Parshat Tzav: The sacrificial offerings of love

“And the fire on the altar shall be kept burning thereby, it shall not go out (…).” (Leviticus 6:5)

In our other commentaries on this portion we have referred to fire as a multifaceted element, as essential as water, air and earth; but more powerful because of its transforming quality that gives sense and meaning to the diverse sacrificial offerings God commanded the children of Israel to be presented to Him.

The Torah indicates that sacrificial offerings are means to help us transform the negative traits and expressions of consciousness into positive ones, and also to enhance and strengthen our bond with God. Thus we learn that the diverse kinds of offerings represent particular aspects we need to transform in order to refine the character traits that conduct our discernment, thoughts, emotions, feelings, passions and instincts.

Sins and transgressions, along with guilt, must be turned into parts of the learning process we call life in this world. In this sense, the sacrificial offerings are the recognition of the change needed to move forward to embrace goodness as the reason and purpose of life, free from attachments, obsessions and addictions that make us transgress the goodness we came to live here.

As we refer to transformation as the purpose of the sacrificial offerings, we understand why these were burnt in the ritual performed by the priests in the Temple of Jerusalem. Chemistry helps us understand the function of fire, defined as a catalyst that turns one state of matter into another. A similar process we see in the words the Torah narrates the sacrificial offerings.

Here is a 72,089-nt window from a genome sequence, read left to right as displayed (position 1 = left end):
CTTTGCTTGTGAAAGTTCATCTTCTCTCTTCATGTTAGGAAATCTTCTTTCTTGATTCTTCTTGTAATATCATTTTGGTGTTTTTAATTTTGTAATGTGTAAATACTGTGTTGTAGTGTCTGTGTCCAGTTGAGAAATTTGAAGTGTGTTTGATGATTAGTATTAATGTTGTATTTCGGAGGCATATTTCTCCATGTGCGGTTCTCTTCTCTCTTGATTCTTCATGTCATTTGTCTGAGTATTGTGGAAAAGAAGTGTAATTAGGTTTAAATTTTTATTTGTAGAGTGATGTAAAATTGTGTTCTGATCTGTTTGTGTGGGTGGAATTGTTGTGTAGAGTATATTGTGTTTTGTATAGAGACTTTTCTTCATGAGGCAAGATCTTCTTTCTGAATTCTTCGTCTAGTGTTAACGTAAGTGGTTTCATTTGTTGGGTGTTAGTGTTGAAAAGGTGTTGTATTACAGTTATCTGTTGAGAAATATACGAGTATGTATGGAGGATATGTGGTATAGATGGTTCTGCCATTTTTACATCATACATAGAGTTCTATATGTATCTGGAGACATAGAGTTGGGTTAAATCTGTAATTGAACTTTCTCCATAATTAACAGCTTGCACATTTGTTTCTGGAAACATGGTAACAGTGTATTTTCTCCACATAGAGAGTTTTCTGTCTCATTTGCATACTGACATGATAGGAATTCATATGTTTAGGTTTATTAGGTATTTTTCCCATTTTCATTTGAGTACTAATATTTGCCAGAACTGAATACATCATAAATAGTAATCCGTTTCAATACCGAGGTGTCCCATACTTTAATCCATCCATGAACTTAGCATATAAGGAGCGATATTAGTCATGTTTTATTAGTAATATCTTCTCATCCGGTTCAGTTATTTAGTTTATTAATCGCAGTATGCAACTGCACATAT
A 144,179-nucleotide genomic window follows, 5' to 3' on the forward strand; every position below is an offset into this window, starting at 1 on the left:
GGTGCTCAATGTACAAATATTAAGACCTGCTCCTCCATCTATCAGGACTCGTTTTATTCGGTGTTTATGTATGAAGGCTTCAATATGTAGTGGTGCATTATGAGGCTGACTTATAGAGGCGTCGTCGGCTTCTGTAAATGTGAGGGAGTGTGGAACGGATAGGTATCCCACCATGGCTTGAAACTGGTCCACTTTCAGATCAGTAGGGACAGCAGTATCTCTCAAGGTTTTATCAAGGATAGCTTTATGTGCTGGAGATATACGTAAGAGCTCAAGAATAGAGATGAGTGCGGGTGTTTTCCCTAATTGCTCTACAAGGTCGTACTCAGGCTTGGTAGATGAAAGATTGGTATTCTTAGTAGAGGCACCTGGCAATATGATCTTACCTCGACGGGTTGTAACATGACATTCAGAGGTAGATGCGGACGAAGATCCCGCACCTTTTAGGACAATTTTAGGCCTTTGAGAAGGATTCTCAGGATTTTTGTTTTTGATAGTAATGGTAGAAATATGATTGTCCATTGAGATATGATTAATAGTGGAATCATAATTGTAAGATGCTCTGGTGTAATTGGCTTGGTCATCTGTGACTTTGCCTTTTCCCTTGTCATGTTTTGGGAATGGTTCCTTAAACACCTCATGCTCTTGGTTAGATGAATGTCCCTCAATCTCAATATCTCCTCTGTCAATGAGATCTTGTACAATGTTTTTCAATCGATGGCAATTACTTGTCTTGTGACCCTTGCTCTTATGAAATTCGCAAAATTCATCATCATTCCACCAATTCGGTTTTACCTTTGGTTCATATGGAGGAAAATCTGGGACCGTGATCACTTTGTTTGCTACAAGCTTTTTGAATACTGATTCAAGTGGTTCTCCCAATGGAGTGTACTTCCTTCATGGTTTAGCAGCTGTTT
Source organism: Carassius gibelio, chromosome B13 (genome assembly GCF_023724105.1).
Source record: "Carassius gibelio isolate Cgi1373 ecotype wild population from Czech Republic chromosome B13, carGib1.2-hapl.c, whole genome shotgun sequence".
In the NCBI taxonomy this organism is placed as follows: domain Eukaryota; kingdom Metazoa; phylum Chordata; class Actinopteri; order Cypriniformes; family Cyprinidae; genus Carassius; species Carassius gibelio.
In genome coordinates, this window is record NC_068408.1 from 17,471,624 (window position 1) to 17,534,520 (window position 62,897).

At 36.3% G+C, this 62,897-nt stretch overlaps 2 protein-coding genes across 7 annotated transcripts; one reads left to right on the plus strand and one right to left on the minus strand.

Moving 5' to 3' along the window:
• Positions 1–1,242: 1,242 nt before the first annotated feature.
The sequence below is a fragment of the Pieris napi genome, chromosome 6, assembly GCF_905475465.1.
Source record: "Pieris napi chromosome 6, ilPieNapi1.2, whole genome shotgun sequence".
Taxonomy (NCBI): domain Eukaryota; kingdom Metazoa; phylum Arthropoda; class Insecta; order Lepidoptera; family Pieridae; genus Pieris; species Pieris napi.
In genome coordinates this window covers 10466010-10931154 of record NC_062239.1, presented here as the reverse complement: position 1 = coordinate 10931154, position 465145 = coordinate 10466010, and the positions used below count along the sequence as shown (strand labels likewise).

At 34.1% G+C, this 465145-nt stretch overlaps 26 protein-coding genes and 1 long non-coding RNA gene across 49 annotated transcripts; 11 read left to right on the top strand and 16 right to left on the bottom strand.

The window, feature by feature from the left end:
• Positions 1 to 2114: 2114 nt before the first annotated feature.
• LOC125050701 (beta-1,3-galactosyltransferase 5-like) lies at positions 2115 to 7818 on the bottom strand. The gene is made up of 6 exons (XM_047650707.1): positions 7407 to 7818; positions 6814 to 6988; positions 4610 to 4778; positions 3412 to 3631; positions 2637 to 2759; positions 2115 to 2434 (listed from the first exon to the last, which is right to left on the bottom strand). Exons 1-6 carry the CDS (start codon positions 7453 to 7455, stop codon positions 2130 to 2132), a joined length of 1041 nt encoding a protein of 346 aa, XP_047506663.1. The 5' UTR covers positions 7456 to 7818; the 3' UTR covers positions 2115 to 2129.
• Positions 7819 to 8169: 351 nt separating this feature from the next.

Our Sages tell us that in order to consummate the ritual of the offerings two fires were needed. One fire from us, commanded more than once to be continually burning; and the other from God, which actually was the fire that consumed the offering.

“Fire shall be kept burning on the altar continually, it shall not go out.” (6:6)

We said that the offerings represent specific aspects of our consciousness that need to be transformed or enhanced, but we must reflect on what causes the change. Our Sages related to fire in diverse ways that can be even contradictory. From anger and destruction to intense elevating passionate love that brings us closer to our Creator. Hence we realize that anger is a form of fire as it is love.

“For love is strong as death, jealousy is hard as the grave. Its flames are flames of fire that is the flame of God.”
(Song of Songs 8:6)

Thus we also realize that the two fires are the two loves bonding with each other in order to make goodness prevail in all aspects, facets and expressions of life. This is the kind of love that implies the exclusivity we also know as jealousy. In its intensity we know that love is stronger than death.

This verse presents both as equal in strength, as equal contenders, but in their confrontation ultimately one must prevail over the other. The quality that makes love prevail is its transmuting and transforming power as it happens with fire. The fire of our love must be continually burning to embrace God’s love, both united as the catalyst for elevating our hearts and souls to Him.

About the Author
Ariel Ben Avraham was born in Colombia (1958) from a family with Sephardic ancestry. He studied Cultural Anthropology in Bogota, and lived twenty years in Chicago working as a radio and television producer and writer. He emigrated to Israel in 2004, and for the last fourteen years has been studying the Chassidic mystic tradition, about which he writes and teaches. Based on his studies, he wrote his first book "God's Love" in 2009. He currently lives in Kochav Yaakov.
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